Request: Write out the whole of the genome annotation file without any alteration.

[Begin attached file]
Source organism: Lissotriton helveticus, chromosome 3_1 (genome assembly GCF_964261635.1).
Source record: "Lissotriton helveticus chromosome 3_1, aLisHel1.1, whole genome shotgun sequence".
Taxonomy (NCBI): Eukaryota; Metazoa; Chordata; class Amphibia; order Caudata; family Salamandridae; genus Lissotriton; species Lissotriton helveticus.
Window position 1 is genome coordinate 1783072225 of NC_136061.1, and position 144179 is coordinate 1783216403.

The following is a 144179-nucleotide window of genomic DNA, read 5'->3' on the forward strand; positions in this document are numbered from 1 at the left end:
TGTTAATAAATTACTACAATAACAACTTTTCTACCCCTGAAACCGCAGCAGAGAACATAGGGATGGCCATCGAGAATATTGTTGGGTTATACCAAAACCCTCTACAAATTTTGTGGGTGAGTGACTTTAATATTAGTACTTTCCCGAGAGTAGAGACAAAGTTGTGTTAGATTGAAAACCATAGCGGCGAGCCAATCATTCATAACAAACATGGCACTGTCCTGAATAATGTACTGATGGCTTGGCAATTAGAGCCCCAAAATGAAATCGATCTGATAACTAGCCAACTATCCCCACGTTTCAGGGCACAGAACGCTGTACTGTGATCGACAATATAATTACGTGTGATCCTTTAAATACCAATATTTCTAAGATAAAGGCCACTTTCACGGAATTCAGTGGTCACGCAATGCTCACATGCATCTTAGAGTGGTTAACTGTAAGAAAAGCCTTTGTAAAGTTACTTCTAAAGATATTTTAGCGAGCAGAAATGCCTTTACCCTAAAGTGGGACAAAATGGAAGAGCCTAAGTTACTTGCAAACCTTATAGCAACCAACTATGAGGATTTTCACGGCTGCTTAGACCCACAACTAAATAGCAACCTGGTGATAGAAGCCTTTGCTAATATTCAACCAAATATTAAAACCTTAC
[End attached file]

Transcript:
Source organism: Lissotriton helveticus, chromosome 3_1 (genome assembly GCF_964261635.1).
Source record: "Lissotriton helveticus chromosome 3_1, aLisHel1.1, whole genome shotgun sequence".
Taxonomy (NCBI): Eukaryota; Metazoa; Chordata; class Amphibia; order Caudata; family Salamandridae; genus Lissotriton; species Lissotriton helveticus.
Window position 1 is genome coordinate 1783072225 of NC_136061.1, and position 144179 is coordinate 1783216403.

The following is a 144179-nucleotide window of genomic DNA, read 5'->3' on the forward strand; positions in this document are numbered from 1 at the left end:
TGTTAATAAATTACTACAATAACAACTTTTCTACCCCTGAAACCGCAGCAGAGAACATAGGGATGGCCATCGAGAATATTGTTGGGTTATACCAAAACCCTCTACAAATTTTGTGGGTGAGTGACTTTAATATTAGTACTTTCCCGAGAGTAGAGACAAAGTTGTGTTAGATTGAAAACCATAGCGGCGAGCCAATCATTCATAACAAACATGGCACTGTCCTGAATAATGTACTGATGGCTTGGCAATTAGAGCCCCAAAATGAAATCGATCTGATAACTAGCCAACTATCCCCACGTTTCAGGGCACAGAACGCTGTACTGTGATCGACAATATAATTACGTGTGATCCTTTAAATACCAATATTTCTAAGATAAAGGCCACTTTCACGGAATTCAGTGGTCACGCAATGCTCACATGCATCTTAGAGTGGTTAACTGTAAGAAAAGCCTTTGTAAAGTTACTTCTAAAGATATTTTAGCGAGCAGAAATGCCTTTACCCTAAAGTGGGACAAAATGGAAGAGCCTAAGTTACTTGCAAACCTTATAGCAACCAACTATGAGGATTTTCACGGCTGCTTAGACCCACAACTAAATAGCAACCTGGTGATAGAAGCCTTTGCTAATATTCAACCAAATATTAAAACCTTAC